Daily Rituals for Greater Clarity + Meaningful Productivity

This is a pin that contains the title of the post plus a flat lay image of a women's arms holding a cup of tea next to some flowers.

Recently one of the women inside my Female Business Academy asked me to share my daily routine, as she had been struggling to find structure in her own daily business routine. As is often the way, I wanted to take some time to contemplate my answer so as to give her the most thoughtful response possible. I know first hand what a huge difference having a meaningful structure or routine can make on your working day and because of this, I decided to write my response up as this post. In it I share how I structure my day for greater clarity, focus and meaningful productivity.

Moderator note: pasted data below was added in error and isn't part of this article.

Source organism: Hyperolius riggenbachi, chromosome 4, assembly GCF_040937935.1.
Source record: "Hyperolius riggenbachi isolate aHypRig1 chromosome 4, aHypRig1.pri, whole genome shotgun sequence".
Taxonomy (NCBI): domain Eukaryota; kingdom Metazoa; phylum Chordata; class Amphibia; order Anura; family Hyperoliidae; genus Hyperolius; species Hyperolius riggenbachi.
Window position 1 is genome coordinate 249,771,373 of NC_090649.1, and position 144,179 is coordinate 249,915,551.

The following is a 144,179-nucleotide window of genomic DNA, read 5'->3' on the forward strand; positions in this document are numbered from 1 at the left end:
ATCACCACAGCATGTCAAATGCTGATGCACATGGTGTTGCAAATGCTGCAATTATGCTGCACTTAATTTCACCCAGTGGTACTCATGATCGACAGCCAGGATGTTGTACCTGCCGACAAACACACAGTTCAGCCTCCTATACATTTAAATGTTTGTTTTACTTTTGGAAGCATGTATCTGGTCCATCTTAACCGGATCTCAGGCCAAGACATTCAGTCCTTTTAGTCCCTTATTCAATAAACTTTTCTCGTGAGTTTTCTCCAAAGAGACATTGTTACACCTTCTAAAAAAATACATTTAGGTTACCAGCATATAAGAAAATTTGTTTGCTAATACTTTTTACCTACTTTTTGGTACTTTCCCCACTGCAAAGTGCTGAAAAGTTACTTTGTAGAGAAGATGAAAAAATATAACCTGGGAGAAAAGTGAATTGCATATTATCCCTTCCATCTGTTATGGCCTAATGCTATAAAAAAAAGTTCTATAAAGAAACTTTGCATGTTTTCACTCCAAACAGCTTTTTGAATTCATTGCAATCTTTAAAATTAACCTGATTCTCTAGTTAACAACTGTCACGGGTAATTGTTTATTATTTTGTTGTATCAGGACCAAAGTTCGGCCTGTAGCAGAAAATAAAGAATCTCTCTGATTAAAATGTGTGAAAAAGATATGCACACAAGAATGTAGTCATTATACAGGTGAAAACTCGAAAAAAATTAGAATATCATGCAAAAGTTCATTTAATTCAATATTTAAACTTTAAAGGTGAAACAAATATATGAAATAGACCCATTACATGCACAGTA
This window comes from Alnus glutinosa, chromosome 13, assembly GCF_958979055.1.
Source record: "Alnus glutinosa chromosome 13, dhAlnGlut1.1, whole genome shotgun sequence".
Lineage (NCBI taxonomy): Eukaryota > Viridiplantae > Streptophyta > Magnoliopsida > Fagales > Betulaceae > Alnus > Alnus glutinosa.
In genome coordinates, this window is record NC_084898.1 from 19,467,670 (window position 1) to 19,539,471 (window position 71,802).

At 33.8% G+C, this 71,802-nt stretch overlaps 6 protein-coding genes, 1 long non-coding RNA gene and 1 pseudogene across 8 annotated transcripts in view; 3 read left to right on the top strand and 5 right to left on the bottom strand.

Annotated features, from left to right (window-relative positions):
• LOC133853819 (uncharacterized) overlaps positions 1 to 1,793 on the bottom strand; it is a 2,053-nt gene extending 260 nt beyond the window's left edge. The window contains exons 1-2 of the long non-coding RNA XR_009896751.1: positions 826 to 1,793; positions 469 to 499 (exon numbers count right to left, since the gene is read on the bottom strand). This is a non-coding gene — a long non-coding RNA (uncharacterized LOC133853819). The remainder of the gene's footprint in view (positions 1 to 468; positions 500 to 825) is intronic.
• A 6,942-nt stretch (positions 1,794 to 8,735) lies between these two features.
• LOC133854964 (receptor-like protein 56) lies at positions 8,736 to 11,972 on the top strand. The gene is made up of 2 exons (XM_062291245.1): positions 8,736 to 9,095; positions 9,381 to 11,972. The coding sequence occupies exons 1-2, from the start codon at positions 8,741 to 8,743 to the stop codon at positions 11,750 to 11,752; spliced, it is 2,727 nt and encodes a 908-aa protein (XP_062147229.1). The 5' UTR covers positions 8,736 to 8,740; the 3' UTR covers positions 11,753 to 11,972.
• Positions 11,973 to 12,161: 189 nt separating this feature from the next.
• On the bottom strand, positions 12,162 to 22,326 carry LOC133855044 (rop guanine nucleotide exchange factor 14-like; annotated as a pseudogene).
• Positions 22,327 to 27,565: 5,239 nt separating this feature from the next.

Be intentional about your day.

I’m a big fan of living and working intentionally, what that looks like for me is taking time to consider what best supports me to fulfil my personal and professional potential on a day-to-day basis and then making sure I do more of that while also considering what gets in the way of me showing up as my best self and making sure I do work to eliminate that.

One of the biggest things that has thwarted me in my personal and professional pursuits over the years, is what Jamie Smart refers to as contaminated thinking, those niggling and repetitive worries, doubts and internal criticisms that stop us from fully showing up as our authentic and uncensored selves.